Stocks discussed on the in-depth session of Jim Cramer's Mad Money TV Program, Monday April 23.
While Wal-Mart (WMT) might have declined anyway, given that Monday was a down day, a scathing New York Times article might have been mainly responsible for WMT's nearly $3 decline. The article alleged that WMT executives bribed Mexican officials and then tried to cover it up. While the expected fines might not eat too much into the company's profits, the impact of the investigation could be tremendous, especially during an election year for both Mexico and the U.S. The punitive measures against WMT could go beyond mere fines, and since the company is facing stiff competition from dollar stores and low-end retailers, it might be too distracted by the investigation to perform well. WMT is a sell on any decline.
Amazon (AMZN) is employing a "take no prisoners" approach to spending its way to competitiveness, and while it is in a spending cycle, Cramer doesn't expect AMZN to make much money.
Comparing Limited Brands (LTD), Macy's (M) and Nordstrom (JWN), Cramer prefers Macy's, although LTD is also performing well. The only reason Cramer isn't more bullish on JWN is that it has had a big run.
With the Dow falling 102 points, it seems that Europe is again in the driver's seat. Earnings season has been good so far, and investors have been led to expect that the strength of the U.S. economy would inoculate it from European woes. Ross Stores (ROST), which has no exposure to Europe and sports some of the best numbers of any retailer, was down $1 only because, as a member of the S&P 500, it was guilty by association. Big Money is fond of trading S&P 500 futures, and when they are bearish on bad macro news, they send even decent stocks south. Cramer would continue buying Celgene (CELG), Lululemon (LULU), Starbucks (SBUX) and other growth stocks with the caveat that investors might have to take the pain of a few down days when hedge funds bet against these stocks for issues that have little to do with the companies themselves. These bears tend to rule for several days, but good growth stocks usually are rescued by the bulls eventually.
Cramer took some calls:
Xerox (XRX) did better than expected, and investors got excited. The fact that XRX was up one penny on a down day might mean that Xerox might improve, but Cramer says he has not liked the stock.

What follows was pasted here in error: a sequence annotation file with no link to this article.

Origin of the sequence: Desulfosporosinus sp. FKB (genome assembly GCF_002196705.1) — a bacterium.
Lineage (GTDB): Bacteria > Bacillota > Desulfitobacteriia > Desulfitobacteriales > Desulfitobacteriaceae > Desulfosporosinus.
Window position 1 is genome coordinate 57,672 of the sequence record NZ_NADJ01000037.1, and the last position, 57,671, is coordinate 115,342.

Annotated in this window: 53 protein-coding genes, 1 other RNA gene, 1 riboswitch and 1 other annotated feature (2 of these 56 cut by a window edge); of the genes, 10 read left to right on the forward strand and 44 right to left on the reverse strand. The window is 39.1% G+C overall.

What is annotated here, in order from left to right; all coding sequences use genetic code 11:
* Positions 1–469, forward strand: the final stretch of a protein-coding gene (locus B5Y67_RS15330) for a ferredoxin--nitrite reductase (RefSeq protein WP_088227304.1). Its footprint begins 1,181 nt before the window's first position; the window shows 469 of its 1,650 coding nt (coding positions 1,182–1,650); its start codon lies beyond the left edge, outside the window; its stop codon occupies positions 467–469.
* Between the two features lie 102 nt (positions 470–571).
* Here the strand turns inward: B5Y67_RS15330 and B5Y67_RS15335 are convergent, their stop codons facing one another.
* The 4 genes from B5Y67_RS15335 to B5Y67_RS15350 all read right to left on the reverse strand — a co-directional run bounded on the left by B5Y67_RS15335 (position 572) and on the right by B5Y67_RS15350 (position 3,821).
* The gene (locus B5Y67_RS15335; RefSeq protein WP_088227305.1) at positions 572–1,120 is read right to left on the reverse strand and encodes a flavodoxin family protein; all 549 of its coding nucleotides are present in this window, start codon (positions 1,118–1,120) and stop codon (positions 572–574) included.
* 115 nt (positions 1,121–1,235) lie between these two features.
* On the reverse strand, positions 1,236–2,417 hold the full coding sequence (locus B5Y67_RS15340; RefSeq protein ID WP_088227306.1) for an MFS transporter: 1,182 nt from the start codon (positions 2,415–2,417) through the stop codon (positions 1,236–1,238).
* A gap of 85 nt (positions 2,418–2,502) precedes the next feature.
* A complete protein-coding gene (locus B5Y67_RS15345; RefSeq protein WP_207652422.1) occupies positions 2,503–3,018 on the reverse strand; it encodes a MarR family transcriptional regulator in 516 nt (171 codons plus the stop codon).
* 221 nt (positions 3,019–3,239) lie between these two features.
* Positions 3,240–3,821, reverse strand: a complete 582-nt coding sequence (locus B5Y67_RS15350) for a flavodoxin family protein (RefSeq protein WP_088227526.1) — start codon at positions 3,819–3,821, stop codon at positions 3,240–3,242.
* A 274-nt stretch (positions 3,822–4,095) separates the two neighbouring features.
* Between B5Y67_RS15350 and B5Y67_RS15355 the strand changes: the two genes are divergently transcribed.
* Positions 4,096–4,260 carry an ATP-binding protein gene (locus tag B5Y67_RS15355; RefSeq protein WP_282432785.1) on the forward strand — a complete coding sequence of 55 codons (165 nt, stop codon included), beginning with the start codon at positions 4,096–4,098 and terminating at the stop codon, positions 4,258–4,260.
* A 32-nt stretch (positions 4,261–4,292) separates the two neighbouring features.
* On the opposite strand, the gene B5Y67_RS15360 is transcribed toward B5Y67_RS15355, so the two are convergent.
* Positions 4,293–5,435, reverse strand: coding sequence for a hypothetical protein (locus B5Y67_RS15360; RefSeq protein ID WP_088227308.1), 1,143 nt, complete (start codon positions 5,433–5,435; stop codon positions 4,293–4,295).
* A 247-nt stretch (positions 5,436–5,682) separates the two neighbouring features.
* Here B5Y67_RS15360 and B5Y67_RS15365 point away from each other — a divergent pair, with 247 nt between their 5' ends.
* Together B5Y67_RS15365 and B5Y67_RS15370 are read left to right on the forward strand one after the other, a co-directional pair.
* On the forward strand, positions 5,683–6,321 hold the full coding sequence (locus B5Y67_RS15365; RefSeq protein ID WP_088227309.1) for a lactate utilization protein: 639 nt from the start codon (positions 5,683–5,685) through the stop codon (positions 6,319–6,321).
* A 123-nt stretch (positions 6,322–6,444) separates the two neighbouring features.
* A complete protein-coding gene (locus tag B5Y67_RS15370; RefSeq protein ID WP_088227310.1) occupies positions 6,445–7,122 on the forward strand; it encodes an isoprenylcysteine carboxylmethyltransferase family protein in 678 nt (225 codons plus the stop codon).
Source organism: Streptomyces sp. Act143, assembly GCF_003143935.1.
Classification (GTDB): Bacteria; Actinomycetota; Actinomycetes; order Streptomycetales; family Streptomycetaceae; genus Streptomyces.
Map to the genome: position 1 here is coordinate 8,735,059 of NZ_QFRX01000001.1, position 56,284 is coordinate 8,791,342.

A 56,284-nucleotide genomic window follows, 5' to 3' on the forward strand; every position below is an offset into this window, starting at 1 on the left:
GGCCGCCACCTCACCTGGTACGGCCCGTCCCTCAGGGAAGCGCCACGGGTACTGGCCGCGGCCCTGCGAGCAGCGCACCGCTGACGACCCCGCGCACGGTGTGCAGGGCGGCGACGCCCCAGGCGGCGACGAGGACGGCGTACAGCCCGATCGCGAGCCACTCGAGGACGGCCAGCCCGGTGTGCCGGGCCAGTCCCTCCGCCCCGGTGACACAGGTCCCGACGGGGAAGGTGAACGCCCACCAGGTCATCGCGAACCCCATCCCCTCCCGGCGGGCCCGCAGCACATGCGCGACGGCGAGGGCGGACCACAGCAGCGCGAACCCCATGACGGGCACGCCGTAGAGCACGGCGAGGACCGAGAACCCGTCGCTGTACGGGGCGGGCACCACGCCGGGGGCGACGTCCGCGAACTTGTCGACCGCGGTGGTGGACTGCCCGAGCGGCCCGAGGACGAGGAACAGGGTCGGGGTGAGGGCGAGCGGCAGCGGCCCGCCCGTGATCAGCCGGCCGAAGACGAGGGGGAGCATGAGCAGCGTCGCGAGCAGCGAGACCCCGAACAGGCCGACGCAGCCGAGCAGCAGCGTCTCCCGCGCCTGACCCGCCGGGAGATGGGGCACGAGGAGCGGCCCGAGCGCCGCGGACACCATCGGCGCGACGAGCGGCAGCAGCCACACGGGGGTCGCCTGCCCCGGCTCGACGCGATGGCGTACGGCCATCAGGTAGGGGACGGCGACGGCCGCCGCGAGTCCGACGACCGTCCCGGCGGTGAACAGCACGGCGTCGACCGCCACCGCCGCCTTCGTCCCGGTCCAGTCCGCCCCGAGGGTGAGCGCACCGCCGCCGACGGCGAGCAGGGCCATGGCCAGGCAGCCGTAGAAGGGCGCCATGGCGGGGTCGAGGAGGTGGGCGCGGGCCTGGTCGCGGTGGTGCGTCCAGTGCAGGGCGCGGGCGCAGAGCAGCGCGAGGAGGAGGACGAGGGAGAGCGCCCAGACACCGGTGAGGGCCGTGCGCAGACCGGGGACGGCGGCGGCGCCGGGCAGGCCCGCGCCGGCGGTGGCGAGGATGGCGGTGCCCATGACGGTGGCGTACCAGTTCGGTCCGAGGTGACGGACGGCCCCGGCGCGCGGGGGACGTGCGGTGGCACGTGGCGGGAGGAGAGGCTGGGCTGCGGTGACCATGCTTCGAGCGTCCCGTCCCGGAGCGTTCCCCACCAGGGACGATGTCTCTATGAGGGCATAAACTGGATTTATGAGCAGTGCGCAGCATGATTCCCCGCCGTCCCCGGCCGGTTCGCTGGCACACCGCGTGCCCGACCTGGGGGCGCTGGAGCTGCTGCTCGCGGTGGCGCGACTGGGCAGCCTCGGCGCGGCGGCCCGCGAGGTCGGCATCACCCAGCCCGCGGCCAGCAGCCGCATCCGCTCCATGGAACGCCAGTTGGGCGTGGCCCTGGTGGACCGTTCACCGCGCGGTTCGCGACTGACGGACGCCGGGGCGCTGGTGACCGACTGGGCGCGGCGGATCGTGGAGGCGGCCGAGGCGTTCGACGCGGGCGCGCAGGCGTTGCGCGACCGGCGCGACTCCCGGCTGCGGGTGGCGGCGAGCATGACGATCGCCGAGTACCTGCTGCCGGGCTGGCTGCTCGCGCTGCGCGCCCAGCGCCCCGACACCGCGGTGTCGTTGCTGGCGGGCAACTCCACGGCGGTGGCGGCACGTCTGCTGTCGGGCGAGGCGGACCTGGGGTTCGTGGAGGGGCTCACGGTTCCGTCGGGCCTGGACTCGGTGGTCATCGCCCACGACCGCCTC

CEO Interview: Sandy Cutler, Eaton (ETN)
During the current earnings season, Cramer has observed a bullish pattern among great American industrial companies reporting strong results. Eaton (ETN), which has exposure to multiple bull markets, including planes, trucks, aerospace and power management, increased its dividend payout to 3.2%, but is up only 9% to date. The company beat earnings by 2 cents, with a somewhat light revenue rise of 4.1%, and raised its earnings and revenue forecast. Eaton's electric and aerospace segments are particularly strong, and the company is benefiting from the increase in non-residential construction, which management predicted would come back by the second quarter of 2012. When asked how he predicted this trend, CEO Sandy Cutler explained that Eaton receives orders far in advance, and the company has a keen advantage in terms of visibility.
Autos and aerospace are going strong, but the company is not as bullish on China as it has been in the past, and Europe poses a "difficult challenge." Still, Eaton is thriving on the revival of domestic construction, with 5% growth in its domestic end markets compared to 2% abroad. The truck segment has been weak in Brazil, and should remain tepid for the year, but in spite of that, Eaton is seeing a 7% increase in sales and is looking forward to a record year for 2012. Cramer says "a lot is going right for Eaton," and he thinks the stock should be trading higher.
Recent IPOs can be counted on to see huge gains on the initial day only to fall in the aftermarket. While a few IPOs have been worthy of investment, these are exceptions to the rule. Cramer recommends that for most IPOs, investors should take the money and run and not to buy in the aftermarket.
Tumi (TUMI) saw a 47% gain on its initial public offering, but its rich multiple of 35 is hard to justify, given that it is a small company. Unlike Michael Kors (KORS), it is not putting up stores at a rapid rate, nor does it have strong same store sales. Cramer would buy Coach (COH) instead of Tumi, because COH is an established company with a multiple of 18 and a 16% growth rate.
Splunk (SPLK) is growing at a rapid rate and is a huge beneficiary of big data. It rose 109% on its IPO, and has been the strongest performing IPO of the year. However, it is trading at 20 times sales, compared to larger competitor, best-of-breed Salesforce.com (CRM) which only trades at 9 times sales. Cramer thinks SPLK is not as overvalued as Tumi, but neither are buys.
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